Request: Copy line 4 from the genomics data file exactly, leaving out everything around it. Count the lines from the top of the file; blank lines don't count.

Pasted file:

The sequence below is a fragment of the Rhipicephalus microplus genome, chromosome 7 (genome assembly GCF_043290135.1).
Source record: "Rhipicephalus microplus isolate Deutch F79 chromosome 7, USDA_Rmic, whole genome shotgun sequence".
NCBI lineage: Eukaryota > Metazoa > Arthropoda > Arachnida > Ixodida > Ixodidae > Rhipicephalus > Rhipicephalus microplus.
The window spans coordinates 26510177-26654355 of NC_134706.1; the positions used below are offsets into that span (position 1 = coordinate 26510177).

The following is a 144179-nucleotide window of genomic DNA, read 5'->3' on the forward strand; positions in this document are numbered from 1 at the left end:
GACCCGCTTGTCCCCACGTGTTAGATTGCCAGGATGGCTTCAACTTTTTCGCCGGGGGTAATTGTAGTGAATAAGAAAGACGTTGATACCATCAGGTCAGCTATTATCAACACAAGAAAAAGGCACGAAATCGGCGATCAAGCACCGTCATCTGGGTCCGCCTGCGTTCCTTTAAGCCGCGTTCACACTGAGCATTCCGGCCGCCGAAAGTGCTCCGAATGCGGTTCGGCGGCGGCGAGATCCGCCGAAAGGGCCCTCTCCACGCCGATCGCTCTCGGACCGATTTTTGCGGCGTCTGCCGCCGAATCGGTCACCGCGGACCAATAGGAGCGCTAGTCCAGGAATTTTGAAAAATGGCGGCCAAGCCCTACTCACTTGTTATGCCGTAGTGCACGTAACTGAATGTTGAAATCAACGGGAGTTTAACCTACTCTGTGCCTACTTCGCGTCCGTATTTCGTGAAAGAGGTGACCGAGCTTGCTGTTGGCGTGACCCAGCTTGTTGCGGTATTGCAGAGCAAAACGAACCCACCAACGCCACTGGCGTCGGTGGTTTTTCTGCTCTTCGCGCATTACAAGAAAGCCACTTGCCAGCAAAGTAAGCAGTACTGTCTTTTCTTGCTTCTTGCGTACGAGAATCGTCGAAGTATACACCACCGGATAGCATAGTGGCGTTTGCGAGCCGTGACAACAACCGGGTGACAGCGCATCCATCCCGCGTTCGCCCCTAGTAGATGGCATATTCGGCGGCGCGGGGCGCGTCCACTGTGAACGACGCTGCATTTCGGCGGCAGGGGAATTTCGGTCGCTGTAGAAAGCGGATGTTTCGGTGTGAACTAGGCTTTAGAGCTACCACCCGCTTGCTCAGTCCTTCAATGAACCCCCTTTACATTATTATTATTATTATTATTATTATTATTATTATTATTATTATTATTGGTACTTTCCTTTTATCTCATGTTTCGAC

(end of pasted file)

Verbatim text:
The window spans coordinates 26510177-26654355 of NC_134706.1; the positions used below are offsets into that span (position 1 = coordinate 26510177).